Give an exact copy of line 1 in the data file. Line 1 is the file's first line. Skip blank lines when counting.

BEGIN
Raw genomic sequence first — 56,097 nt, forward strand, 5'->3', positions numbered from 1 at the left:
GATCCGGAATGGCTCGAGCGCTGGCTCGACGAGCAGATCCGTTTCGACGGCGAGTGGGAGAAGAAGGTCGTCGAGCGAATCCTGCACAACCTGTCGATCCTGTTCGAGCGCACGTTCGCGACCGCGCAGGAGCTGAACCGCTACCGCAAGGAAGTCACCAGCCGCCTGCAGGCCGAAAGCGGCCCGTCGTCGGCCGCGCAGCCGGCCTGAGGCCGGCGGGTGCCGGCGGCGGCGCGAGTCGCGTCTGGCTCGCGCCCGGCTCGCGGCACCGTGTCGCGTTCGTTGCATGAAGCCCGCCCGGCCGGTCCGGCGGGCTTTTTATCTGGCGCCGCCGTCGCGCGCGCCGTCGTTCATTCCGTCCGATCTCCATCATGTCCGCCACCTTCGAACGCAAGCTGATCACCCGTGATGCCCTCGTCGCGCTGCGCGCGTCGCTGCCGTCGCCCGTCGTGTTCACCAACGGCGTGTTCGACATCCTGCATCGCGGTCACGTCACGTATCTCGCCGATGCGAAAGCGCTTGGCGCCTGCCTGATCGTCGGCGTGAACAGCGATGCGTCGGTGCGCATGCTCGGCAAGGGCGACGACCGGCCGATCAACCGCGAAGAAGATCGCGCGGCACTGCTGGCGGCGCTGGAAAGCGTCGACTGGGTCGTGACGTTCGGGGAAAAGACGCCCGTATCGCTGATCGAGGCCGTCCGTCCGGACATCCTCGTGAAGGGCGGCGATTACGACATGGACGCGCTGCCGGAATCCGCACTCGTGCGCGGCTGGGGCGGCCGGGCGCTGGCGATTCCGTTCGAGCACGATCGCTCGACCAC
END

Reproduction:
Raw genomic sequence first — 56,097 nt, forward strand, 5'->3', positions numbered from 1 at the left: